Open Russia: The 2018 Review

December 31, 2018

Open Russia 2018: Defending Human Rights, Journalism, and Fighting For Democracy in Russia

Dear friends,

As the year’s end draws near, we are looking back at some of Open Russia’s most successful initiatives in 2018. Find out how the organisation is helping Russia and its citizens to maintain civil society and their human rights, as well as to bolster democracy and civil initiatives throughout the country.

This year the Open Russia Human Rights team jumped to the defence of hundreds of democracy and civil rights activists in Russia. This year alone Open Russia lawyers given legal assistance to over 400 people, ranging from teenagers arrested at peaceful demonstrations to high-profile cases, such as defending a Ukrainian naval officer captured during the Kerch Strait incident.

Over the last twelve months, the Kremlin has ramped up its response against democracy activists in Russia, detaining people for posts on social media and attending anti-Kremlin demonstrations.

Despite this, in 2018 the number of demonstrations in Russia increased by nearly 200% compared to 2017. On 9th September, thousands of Russians took to the street in protest against the Kremlin’s deeply unpopular pension reforms. Open Russia Human Rights lawyers were able to secure freedom for over 140 detainees from the demonstrations, many of whom were teenagers.

The team has also helped those targeted by the Kremlin’s music censorship campaign this year, helping free that popular rapper Husky, as well as two other artists.

The Open Russia Human Rights team also launched a new project in September 2018 which is helping independent municipal politicians overcome administrative obstacles in local governance. This project is a continuation of the Open Elections project, which helped over 200 independent local politicians get elected in 2017.

Since their election, many independent politicians have struggled to deal with their constituents’ issues because Kremlin-controlled administrative bodies have consistently rejected their requests for referenda on these issues. Since September the Human Rights team have received around 70 requests for assistance.

The work of Open Russia Human Rights has been invaluable to the hundreds of activists who have been targeted by President Putin’s authoritarian regime this year. His regime is responsible for the widespread human rights violations noted by the UK Conservative Party Commission on Human Rights. We want to continue defending democracy and human rights activists in Russia. We hope that you consider making an end-of-year contribution to the Open Russia Human Rights team so that we can carry this work on into 2019:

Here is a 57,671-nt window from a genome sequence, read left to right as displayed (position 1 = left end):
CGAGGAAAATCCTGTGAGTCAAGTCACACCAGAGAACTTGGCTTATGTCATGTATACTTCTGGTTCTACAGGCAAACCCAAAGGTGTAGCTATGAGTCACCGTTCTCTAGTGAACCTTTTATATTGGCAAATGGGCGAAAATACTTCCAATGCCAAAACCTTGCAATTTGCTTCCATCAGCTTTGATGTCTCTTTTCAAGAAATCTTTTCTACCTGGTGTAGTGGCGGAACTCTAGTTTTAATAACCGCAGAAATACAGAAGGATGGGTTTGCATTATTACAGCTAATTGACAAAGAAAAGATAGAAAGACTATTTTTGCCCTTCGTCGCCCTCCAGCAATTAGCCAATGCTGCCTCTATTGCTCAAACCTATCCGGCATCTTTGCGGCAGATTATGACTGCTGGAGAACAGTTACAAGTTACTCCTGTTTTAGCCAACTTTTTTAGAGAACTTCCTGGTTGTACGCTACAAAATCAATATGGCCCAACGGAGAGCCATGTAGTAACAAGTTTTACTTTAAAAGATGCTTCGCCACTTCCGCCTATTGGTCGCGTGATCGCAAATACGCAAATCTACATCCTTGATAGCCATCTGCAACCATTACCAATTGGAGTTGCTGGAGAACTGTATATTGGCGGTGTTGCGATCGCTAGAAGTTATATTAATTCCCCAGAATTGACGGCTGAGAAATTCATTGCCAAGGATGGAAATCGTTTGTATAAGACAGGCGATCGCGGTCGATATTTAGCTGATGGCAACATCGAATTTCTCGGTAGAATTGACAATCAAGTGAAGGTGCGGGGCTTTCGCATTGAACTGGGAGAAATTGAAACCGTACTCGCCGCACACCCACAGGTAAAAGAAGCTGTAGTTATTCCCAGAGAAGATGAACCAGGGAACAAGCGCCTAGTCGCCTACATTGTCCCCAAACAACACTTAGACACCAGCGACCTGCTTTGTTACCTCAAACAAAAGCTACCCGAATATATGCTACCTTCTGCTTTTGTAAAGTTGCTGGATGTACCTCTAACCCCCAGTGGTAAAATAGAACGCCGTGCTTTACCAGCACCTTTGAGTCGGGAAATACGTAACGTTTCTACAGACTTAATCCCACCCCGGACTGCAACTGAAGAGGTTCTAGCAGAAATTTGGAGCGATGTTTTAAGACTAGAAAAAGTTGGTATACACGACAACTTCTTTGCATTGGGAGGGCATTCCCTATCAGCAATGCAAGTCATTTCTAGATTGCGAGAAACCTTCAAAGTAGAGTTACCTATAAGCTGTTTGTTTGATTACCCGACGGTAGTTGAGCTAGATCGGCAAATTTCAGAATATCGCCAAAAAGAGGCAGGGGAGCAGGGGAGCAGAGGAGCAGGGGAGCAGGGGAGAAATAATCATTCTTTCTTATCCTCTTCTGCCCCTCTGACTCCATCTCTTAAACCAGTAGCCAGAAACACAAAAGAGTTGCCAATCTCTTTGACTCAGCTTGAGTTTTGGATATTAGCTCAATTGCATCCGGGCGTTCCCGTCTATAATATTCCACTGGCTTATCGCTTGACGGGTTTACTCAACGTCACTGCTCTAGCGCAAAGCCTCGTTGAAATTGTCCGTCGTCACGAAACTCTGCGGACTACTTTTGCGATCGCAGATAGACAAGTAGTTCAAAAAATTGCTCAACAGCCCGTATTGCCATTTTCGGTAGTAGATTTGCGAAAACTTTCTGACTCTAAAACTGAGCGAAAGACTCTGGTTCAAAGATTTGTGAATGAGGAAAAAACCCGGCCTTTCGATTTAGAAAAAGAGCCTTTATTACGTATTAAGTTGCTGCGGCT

In Putin’s Russia, the free press has almost been completely dismantled, with independent journalists often threatened or even killed. In August 2018, three Russian journalists were murdered by soldiers from the Russian private military company Wagner. In response to their murders, Open Russia founder Mikhail Khodorkovsky and Leonid Nevzlin started the Justice for Journalist Fund. The Fund awards grants for investigations into suspicious deaths of journalists.

Open Russia also hosts the Journalism as a Profession Awards. The yearly award ceremony celebrates and raises the profile of independent Russian-language journalism. At this year’s ceremony in Prague, the author of the Salisbury Reports, Roman Dobrokhotov, was one of the several award winners. These reports uncovered the involvement of the Russian Military Intelligence in the Novichok nerve agent attack in the UK back in March 2018.

The Kremlin has been able to manipulate public opinion through the destruction of the free press and the persecution of independent journalists in Russia. We hope you share our goals of strengthening free press in Russia. If you’d like to consider making a contribution to any of these media initiatives, please follow this link:

The Open Russia Movement has also made significant progress in growing support for democracy in Russia. In December, the Movement brought democrats in Saint Petersburg together, hosting the United Democrats second annual congress. The goal of the project is to increase the number of independent municipal deputies in the city. 900 potential independent candidates signed up for the congress.

The Movement also opened a new branch in the Siberian town of Khabarovsk, upping the total number of branches to 35. In the Moscow branch, around 100 events have taken place this year that have fostered dialogue between local democracy activists and independent politicians.

The growth the Open Russia Movement has experienced in 2018 is testament to the rising number of democracy advocates in Russia. We hope the Movement continues to grow long into 2019.

We’d like to thank our supporters for any contribution made, however big or small. We are certain that 2019 is going to be a positive and progressive year for democracy and civil society in Russia; and we, together with your support, will do everything we can to make 2019 a better year for Russians.

If you’d like to consider making a general contribution or if you’d like to find out more about what our organisation does, follow the button below.